Back to Virginia
Back to Henrico
Lunarpages.com Web Hosting
Mobile Register

Mobile Register

July 11, 1861

Page 1

Letter from Richmond

[From Our Own Correspondent]

Richmond, Va., July 4


Open your ears, for which of you will stop

The vent of hearing when loud Rumor speaks?

I, from the Orient to the drooping west

Making the wind my post horse still unfold

The acts commenced on this ball of earth.

Upon my tongues continual slanders ride

The which in every language I pronounce,

Stuffing the ears of men with false reports.

I speak of peace, while covert enmity

Under the smile of safety wounds the world;

And who but Rumor, who but only I,

Make fearful muster and prepared defense,

Whilst the big year, swollen with some other grief,

Is thought with child by the stern tyrant war,

And no much matter?  Rumor is a pipe

Blown by surmises, jealousies, conjectures

And of so easy and so plain a stop

That the blunt monster with uncounted heads,

The still discordant wavering multitude,

Can play upon it.



New Orleans is called the “Crescent City,” St. Louis the “Mound City,” Louisville the “Falls City,” Baltimore the “City of Monuments,” and if Richmond ever gets the name, she most deserves, it will certainly be the “City of Rumors.”  She is literally a rumor nest—a nest in which there are millions of rumors eggs.  The air seems to lay them and the sun seems to hatch them.  During the process of pipping they commence buzzing and they never stop until they run their course, the length of which depends upon how much more or less marvellous the last rumor is than all the rest.

Patterson or Cadawallader, one certainly, did cross the Potomac Wednesday last, at or near Williamsport, at or near  Shepard’s Ferry, at or near some ferry at or near somewhere or somewhere else.  Rumor has had it first that Patterson was the man, then that Cadwallader was the man, and then she tried it on a third style and swore the both her stories were true, that Patterson and Cadwallader had crossed the Potomac, and now, she solemnly avers that neither of them got over, but in an attempt to do so lost from 400 to 600 men and were driven back.  Col. Jackson, whom Rumor said at first had only one thousand men, afterwards she said he had 3,000 men, now she says he had 4,500.  This last story the Madam has colored rather stiff.  In the first place, 1,000 men make a regiment, and that is all one colonel is usually entitled to command.  If there were four and a half regiments there, where were Johnston’s Brigadiers?  And then again, if Jackson had 4,500 men, why did he not, when Patterson retired, raise the “hue and cry,” run him down and capture him and his army?  Patterson only had about 15,000 men with him, and if Jackson did have 4,500—to say the least of it, they ought to have taken at least 10,000 prisoners and made the rest kill themselves running.  This is a sober and serious view to take of it, and to take a sober and serious view of a fight in which the Yankees figure, required nerves emphatically saturnine.  Of these fights it may generally be said, “Est multi fabula plena jeci”—it is a short story but full of fun.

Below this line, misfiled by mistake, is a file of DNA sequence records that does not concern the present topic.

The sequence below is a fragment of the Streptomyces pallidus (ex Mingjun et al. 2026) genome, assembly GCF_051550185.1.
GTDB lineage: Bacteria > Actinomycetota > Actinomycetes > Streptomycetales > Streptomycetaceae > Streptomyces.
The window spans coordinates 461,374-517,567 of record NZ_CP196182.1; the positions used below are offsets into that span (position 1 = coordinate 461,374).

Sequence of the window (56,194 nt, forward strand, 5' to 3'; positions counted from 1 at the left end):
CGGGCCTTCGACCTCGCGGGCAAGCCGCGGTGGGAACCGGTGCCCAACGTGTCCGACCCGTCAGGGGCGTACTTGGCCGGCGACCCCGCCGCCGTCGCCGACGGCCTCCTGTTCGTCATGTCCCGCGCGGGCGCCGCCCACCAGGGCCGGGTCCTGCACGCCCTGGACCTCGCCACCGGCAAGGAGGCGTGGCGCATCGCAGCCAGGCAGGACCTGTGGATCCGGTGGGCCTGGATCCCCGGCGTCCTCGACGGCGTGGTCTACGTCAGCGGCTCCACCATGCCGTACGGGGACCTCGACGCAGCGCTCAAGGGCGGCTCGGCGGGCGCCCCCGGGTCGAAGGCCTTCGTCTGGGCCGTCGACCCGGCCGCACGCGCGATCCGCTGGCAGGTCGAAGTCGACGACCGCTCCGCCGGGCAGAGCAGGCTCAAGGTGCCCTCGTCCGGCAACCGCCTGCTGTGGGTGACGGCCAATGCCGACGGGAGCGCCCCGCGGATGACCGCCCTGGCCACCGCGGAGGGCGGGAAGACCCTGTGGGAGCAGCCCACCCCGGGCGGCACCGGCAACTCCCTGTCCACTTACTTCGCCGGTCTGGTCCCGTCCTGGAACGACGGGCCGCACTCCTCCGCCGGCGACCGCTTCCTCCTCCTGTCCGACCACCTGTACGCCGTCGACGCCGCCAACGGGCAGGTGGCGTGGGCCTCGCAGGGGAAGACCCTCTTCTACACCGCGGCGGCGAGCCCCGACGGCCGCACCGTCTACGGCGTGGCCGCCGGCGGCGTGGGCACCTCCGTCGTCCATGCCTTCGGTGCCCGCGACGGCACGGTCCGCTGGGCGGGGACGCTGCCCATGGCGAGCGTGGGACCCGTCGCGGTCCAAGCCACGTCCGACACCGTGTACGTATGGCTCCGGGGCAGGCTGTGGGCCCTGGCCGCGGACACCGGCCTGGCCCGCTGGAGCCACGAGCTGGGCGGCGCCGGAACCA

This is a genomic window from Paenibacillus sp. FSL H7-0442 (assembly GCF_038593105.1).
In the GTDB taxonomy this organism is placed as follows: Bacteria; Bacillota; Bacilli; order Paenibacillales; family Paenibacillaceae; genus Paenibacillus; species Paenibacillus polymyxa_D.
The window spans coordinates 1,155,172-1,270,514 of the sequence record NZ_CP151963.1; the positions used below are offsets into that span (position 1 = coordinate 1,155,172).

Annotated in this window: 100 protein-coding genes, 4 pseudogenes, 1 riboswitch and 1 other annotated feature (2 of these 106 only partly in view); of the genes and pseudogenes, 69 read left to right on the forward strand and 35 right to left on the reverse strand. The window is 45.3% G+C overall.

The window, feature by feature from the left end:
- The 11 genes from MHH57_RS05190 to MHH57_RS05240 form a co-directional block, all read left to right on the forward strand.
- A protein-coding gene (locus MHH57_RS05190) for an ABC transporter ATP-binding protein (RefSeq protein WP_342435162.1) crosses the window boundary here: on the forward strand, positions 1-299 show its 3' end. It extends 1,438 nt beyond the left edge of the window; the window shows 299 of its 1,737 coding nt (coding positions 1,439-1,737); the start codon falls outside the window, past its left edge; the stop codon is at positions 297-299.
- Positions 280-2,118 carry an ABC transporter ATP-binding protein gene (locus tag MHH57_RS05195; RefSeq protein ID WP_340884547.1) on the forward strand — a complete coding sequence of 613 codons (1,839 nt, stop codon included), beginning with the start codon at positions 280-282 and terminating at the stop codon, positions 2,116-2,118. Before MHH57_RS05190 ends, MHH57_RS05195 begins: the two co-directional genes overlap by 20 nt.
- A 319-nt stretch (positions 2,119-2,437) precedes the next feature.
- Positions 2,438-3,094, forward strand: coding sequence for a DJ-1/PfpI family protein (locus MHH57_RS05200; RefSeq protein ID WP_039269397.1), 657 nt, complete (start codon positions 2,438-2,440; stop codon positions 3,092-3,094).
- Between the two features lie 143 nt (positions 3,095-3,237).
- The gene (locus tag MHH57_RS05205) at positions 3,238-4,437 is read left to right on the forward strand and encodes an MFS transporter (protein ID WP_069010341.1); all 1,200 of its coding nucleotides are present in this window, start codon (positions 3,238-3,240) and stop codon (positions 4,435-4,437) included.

Madame Rumor reasserts within the last hour that Patterson did cross, she at first said with 34, then 32 and now says 15,000 men, and she says Johnston was yesterday within six miles of him and advancing upon him with great eagerness.  Now query, is this a huge Leviathan egg the Madame has laid, whereupon she hopes to hatch a multitudinous brood of little quackers, or is it a guess of hers in the regions of truth?  You see if she only had six miles between Johnston and Patterson, it will not take her long to bring about a collision, and then the buzz of the insect rumors that she will make the best of the atmosphere of that battlefield hatch a buzz that will drown the roar of the battle itself.

I am just in receipt of another dispatch from Madame Rumor.  She says that Patterson attempted to cross the Potomac and did cross, but that while he was at it, our troops, commanded by Col. Jackson, killed about 60 of his men, and that after he got on Virginia soil the cavalry of the enemy made a dash at our cavalry, and that we emptied about one hundred saddles and got the horses and took about forty prisoners.  This news was brought to my room by a friend from the war office, where he heard that a bearer of dispatches has just arrived. The Madame will be certain to have a fit when she rolls this delicious morsel under her sweet tongue, and before she lets it get cold she will give the credulous hordes of green ‘uns, that are her especial constituency, all fits.

You are aware your correspondent has been for several days an invalid, confined to his room.  All this of which I have written did not stand on ceremonies; I heard it at my own bedside.  What might I have not heard could I have gone forth to hear Madame as she flew from hotel to hotel like witches astride broomsticks in the air, scattering her treasures as she flew to the right and to the left.  I hope to be up to-morrow and able to write you a letter about facts.  It has been said that there are people passionately fond of seeing their names in the papers.  If Madam Rumor is one of them, I hope she will have a sweet sleep to-night, and that she will sleep soundly and long—long enough to give the truth a fair start with the world to-morrow.



[Transcribed by Sharon Strout]


North Carolina
South Carolina

Site News





Book Reviews


Research Notes

Free Site Ring from BravenetFree Site Ring from BravenetFree Site Ring from BravenetFree Site Ring from BravenetFree Site Ring from Bravenet